White working class and Democrats

Drum’s somewhat take on the talk on wage stagnation and the Democrats’ problem in winning working class white Democrats.  I don’t think he’s totally right, but I definitely think he’s onto something:

why does the WWC continue to loathe Democrats so badly? I think the answer is as old as the discussion itself: They hate welfare. There was a hope among some Democrats that Bill Clinton’s 1996 welfare reform would remove this millstone from around Democrats’ necks, and for a few years during the dotcom boom it probably did. The combination of tougher work rules and a booming economy made it a less contentious topic.

But when the economy stagnates and life gets harder, people get meaner. That’s just human nature. And the economy has been stagnating for the working class for well over a decade—and then practically collapsing ever since 2008.

So who does the WWC take out its anger on? Largely, the answer is the poor. In particular, the undeserving poor. Liberals may hate this distinction, but it doesn’t matter if we hate it. Lots of ordinary people make this distinction as a matter of simple common sense, and the WWC makes it more than any. That’s because they’re closer to it. For them, the poor aren’t merely a set of statistics or a cause to be championed. They’re the folks next door who don’t do a lick of work but somehow keep getting government checks paid for by their tax dollars. For a lot of members of the WWC, this is personal in a way it just isn’t for the kind of people who read this blog.

And who is it that’s responsible for this infuriating flow of government money to the shiftless? Democrats. We fight to save food stamps. We fight for WIC. We fight for Medicaid expansion. We fight for Obamacare. We fight to move poor families into nearby housing.

This is a big problem because these are all things that benefit the poor but barely touch the working class. Does it matter that the working class barely pays for most of these programs in the first place, since their federal income taxes tend to be pretty low? Nope. They’re still paying taxes, and it seems like they never get anything for it. It’s always someone else.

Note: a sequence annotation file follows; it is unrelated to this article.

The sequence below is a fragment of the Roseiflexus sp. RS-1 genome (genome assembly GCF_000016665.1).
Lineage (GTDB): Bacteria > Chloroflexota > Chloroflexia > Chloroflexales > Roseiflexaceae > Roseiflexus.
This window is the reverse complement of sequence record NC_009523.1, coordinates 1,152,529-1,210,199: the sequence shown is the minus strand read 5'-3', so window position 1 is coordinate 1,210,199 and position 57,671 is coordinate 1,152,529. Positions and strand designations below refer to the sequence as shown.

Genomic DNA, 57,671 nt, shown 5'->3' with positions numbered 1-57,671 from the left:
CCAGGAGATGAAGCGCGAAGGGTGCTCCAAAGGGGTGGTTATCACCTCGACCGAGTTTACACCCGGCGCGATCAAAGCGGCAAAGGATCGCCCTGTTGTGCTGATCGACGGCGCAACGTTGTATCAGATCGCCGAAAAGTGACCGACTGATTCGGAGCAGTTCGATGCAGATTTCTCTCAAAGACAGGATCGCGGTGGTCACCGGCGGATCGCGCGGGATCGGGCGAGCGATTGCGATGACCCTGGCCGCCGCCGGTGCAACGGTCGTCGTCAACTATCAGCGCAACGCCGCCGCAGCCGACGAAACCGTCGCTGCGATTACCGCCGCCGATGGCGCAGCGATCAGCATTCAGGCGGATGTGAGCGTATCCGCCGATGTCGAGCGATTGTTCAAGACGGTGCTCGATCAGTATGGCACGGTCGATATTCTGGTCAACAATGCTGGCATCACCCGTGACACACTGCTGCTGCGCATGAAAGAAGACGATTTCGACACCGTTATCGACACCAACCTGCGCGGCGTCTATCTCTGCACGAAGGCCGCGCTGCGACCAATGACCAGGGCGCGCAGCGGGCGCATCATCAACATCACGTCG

It’s pointless to argue that this perception is wrong. Maybe it is, maybe it’s not. But it’s there. And although it’s bound up with plenty of other grievances—many of them frankly racial, but also cultural, religious, and geographic1—at its core you have a group of people who are struggling and need help, but instead feel like they simply get taxed and taxed for the benefit of someone else. Always someone else. If this were you, you wouldn’t vote for Democrats either.

And like Tomasky emphasizes, the key here is not reality, but perceptions.  Democrats need to changes these perceptions.  That, of course, is the hard part.

About Steve Greene
Professor of Political Science at NC State http://faculty.chass.ncsu.edu/shgreene

3 Responses to White working class and Democrats

  1. John F. says:

    The answer is to make government work for them (me & my family?) through universal access to health care, education, child care (affordable housing would be nice, too) and stop coming up with arbitrary determinations for who is truly needy which not only breed resentment but also create perverse incentives towards dependency that does not go unnoticed. If there is one singular colossal failure of liberalism in the U.S. it is the constant exclusion of economically marginal working people from beneficial programs that they need to survive and thrive. Want to know why the WWC grassroots loathed Obamacare? It wasn’t ideologically; this explains it.